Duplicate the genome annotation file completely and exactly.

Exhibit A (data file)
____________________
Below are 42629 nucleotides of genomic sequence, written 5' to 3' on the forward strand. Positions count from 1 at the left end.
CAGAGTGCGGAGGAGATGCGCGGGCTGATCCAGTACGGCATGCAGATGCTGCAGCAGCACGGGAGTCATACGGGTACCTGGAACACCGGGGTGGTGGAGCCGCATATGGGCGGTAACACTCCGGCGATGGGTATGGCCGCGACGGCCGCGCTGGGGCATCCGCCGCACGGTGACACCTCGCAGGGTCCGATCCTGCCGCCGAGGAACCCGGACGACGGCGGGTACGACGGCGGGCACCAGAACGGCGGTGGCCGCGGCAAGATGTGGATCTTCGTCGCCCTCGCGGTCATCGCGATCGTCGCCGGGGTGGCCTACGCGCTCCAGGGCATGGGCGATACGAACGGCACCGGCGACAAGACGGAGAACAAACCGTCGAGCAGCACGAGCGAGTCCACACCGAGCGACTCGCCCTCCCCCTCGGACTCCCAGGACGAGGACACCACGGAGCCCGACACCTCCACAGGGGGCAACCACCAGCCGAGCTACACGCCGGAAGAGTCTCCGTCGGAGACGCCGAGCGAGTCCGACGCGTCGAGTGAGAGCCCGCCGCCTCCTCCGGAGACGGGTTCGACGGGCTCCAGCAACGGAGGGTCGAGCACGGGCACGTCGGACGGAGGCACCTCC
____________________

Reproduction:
Below are 42629 nucleotides of genomic sequence, written 5' to 3' on the forward strand. Positions count from 1 at the left end.
CAGAGTGCGGAGGAGATGCGCGGGCTGATCCAGTACGGCATGCAGATGCTGCAGCAGCACGGGAGTCATACGGGTACCTGGAACACCGGGGTGGTGGAGCCGCATATGGGCGGTAACACTCCGGCGATGGGTATGGCCGCGACGGCCGCGCTGGGGCATCCGCCGCACGGTGACACCTCGCAGGGTCCGATCCTGCCGCCGAGGAACCCGGACGACGGCGGGTACGACGGCGGGCACCAGAACGGCGGTGGCCGCGGCAAGATGTGGATCTTCGTCGCCCTCGCGGTCATCGCGATCGTCGCCGGGGTGGCCTACGCGCTCCAGGGCATGGGCGATACGAACGGCACCGGCGACAAGACGGAGAACAAACCGTCGAGCAGCACGAGCGAGTCCACACCGAGCGACTCGCCCTCCCCCTCGGACTCCCAGGACGAGGACACCACGGAGCCCGACACCTCCACAGGGGGCAACCACCAGCCGAGCTACACGCCGGAAGAGTCTCCGTCGGAGACGCCGAGCGAGTCCGACGCGTCGAGTGAGAGCCCGCCGCCTCCTCCGGAGACGGGTTCGACGGGCTCCAGCAACGGAGGGTCGAGCACGGGCACGTCGGACGGAGGCACCTCC